I took a creative writing class and on the first day the instructor asked us what was the best book we had read over the summer and some people hadn't read any books at all and had to go with a movie or tv show.
I went to a very good university and everyone is a soul-dead empty husk
Instead of lib arts people being interesting passionate bohemian dudes interfacing on some deep level with a tradition, they are more like trendy but apathetic and lazy hipster faggots who take every +1% boost to their knowledge and try to stretch it over themselves as if it were +4000% prestige
Even the few really good ones still are only "good" because they actually do the readings, at least
Everyone is dumb and disappointing
You are constantly surrounded by people who don't want to be there
People are constantly showboating their five pieces of knowledge, but paradoxically the desire to showboat never seems to compel them to amass more than five
Everything is fucking awful
Most of the plebs get filtered out by third year
Upper level classes are genuinely some of the best experiences I've ever had, both with profs and classmates.
Consistently good teachers teaching consistently interesting material, have had class mates make allusions to Beckett, the Divine Comedy and Wittgenstein in completely unrelated courses.
Compare this with the first two years where you can tell the profs don't care about your shitty intro course where they need to grade 200 mediocre papers and suffer through an hour and a half of retarded straight out of highschool bullshit questions like "could Aristotle maybe be wrong in an alternate universe with these specific conditions?".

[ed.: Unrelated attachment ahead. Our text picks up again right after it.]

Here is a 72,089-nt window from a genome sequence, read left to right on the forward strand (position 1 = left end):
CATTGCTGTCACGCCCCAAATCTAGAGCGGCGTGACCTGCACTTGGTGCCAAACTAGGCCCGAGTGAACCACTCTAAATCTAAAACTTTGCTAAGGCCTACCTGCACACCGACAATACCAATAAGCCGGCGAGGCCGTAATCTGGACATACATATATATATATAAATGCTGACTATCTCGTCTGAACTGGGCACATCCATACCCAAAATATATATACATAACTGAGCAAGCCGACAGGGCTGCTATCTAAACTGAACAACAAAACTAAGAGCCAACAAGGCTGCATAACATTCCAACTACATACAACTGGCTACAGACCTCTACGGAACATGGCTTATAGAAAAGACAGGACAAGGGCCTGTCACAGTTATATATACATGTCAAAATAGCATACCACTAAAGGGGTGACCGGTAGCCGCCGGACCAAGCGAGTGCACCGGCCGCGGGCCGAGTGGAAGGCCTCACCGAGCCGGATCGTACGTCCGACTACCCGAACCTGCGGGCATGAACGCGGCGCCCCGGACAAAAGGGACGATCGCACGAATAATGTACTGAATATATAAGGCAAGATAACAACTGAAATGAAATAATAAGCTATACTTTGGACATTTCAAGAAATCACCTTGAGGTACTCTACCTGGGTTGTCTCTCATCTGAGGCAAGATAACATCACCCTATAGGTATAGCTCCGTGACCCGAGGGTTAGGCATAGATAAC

I just smoked a lot of weed and skipped class while doing the readings most of the time, just get through this screening process and eventually you'll get to enjoy you entire course dedicated to Leibniz taught by a guy whose been studying Leibniz for the past 50 years and populated entirely by people who actually give a shit.
>I went to a very good university and everyone is a soul-dead empty husk
If your experience is anything like mine, then that fact is a result of "very good universities" collecting the young people who are best (usually through a mix of hard work and privilege) at jumping through hoops for the purpose of social climbing. They aren't really the best and brightest, and even insofar as some of them are they're only using it to fit in.
I went to the Yale University bookstore and bought and read a copy of "Harry Potter and the Sorcerer's Stone." I suffered a great deal in the process. The writing was dreadful; the book was terrible. As I read, I noticed that every time a character went for a walk, the author wrote instead that the character "stretched his legs." I began marking on the back of an envelope every time that phrase was repeated. I stopped only after I had marked the envelope several dozen times. I was incredulous. Rowling's mind is so governed by cliches and dead metaphors that she has no other style of writing.